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Avatar: Extended Collector's Edition

1/10/2011. Contributed by Geoff Willmetts

Buy Avatar: Extended in the USA - or Buy Avatar: Extended in the UK

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region 2 DVD: pub: 20th Century Fox 5068101000. Original film: 155 minutes. Special Edition: 163 minutes. Collector's Extended Cut: 170 minutes. 3 DVDs with extras. Price: about GBP 7.00 (UK) if you know where to look). stars: Sam Worthington, Sigourney Weaver, Michelle Rodriguez, Zoe Saldana, Giovanni Ribisi and Stephen Lang.

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All right, so I’m a bit late reviewing ‘Avatar’ but with three versions of the same film felt safer to wait just in case a fourth one suddenly sprung up. As it turns out, I only wanted to watch the extra long version, feeling it would encompass the other two versions. It isn’t difficult to avoid reading about a film if you know what to do. However, in this instance, I’m going to assume most of you have seen the film already so apologises if I skip anything and go for the chase - literally. From the extras, the reason for the different lengths was more to do with leaving out things for the theatrical release and to ensure they completed on time for the theatrical release. Speaking of which, director/writer Jim Cameron explains that the planet Pandora is essentially his teen-age SF world. Analysing this, it isn’t difficult to surmise some of the novel influences he had from back then and why so much of this film felt familiar ground.

Director/writer Jim Cameron borrowed a lot of different elements. The avatar aspect owes a lot to Poul Anderson’s story ‘Call Me Joe’, but then his was the first and only avatar based story for a long, long time. Whether making Sully a paraplegic like Ed Angelsey was a tip of the hat to Anderson as a homage or not is debatable but the film moves away from Sully’s inability to walk when you would think the freedom of being a Na’Vi would have been a better dividing factor of choice of life. It’s a shame more wasn’t made of this to contribute to his choice of body. Of all the avatars, he had the most to gain from the transition.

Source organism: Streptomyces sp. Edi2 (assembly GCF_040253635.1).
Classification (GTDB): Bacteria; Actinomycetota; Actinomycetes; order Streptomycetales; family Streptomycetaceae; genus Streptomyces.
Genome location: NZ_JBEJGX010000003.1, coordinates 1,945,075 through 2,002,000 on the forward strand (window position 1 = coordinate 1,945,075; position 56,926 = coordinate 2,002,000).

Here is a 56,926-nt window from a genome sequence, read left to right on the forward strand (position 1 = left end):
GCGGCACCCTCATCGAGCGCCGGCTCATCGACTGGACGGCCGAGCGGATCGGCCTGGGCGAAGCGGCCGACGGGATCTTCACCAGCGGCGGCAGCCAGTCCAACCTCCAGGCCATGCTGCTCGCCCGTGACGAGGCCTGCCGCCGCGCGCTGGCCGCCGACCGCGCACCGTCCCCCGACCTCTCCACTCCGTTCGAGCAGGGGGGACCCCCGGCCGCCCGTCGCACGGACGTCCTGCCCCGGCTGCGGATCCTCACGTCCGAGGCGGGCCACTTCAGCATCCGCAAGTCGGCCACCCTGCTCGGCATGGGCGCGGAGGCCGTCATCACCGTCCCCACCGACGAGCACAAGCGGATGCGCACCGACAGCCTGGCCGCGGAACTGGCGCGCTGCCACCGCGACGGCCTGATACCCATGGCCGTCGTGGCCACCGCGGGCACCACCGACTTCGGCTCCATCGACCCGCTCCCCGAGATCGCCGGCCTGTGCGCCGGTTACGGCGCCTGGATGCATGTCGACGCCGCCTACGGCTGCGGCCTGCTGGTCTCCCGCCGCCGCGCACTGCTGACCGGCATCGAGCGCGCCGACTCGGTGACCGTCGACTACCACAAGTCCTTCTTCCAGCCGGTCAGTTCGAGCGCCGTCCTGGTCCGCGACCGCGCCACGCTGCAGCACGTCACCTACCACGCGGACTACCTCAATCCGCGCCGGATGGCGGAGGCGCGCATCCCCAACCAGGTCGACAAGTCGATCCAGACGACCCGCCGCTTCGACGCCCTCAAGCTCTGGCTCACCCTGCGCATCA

The film’s ecology and attacks on the native species owes far more to how the original American settlers attacked the Native Americans for their territory than anything. Indeed, the preservation of any ecology is a pressing issue of this film. Assuming you haven’t stopped the film at the credits at the end of the second DVD, there is an interesting take on this. Jake Sully’s own story is essentially a fish out of water adapting to new circumstances. One point Cameron inadvertently made out of all of this is that any survey team should have people from a variety of disciplines than just one. If Cameron had a more religious bent when young, we might have ended up with missionaries rather than scientists involved here.

There is one enormous flaw in the story. No matter the time period, no matter the species or planet, only a good old-fashioned violent war seems to settle differences. Granted that this is still a Hollywood film, expected to get bums on seats, but it would be nice to show that even in a future setting that perhaps other effective solutions could have been sought and not just use SF trappings to achieve the aims, even if the suppressed ultimately win here. Considering that Pandora appears to be a moon around a gas giant, you would have thought this mineral, unobtainium (what kind of scientific name is that?) might have been located on other planets in that star system.

Another puzzle is just what did the Pandora human colony do for the decade it took for the supply ship to arrive. Logistically, one could envisage them making repairs after the failure of the school but can you honestly see the military under Miles Quaritch sitting on their hands for so long?

Technology wise, it seems odd that in the future there wouldn’t be any advances in wheelchair design, especially when you compare to what is available today, although it is explained that it would have been expensive to restore the use of Sully’s legs even with a military pension. Cameron’s desire to have practical looking technology makes for some interesting flying vehicles on Pandora although considering the number of sky islands, I would have wondered if metal would have been affected by any of the planet’s magnetic effects.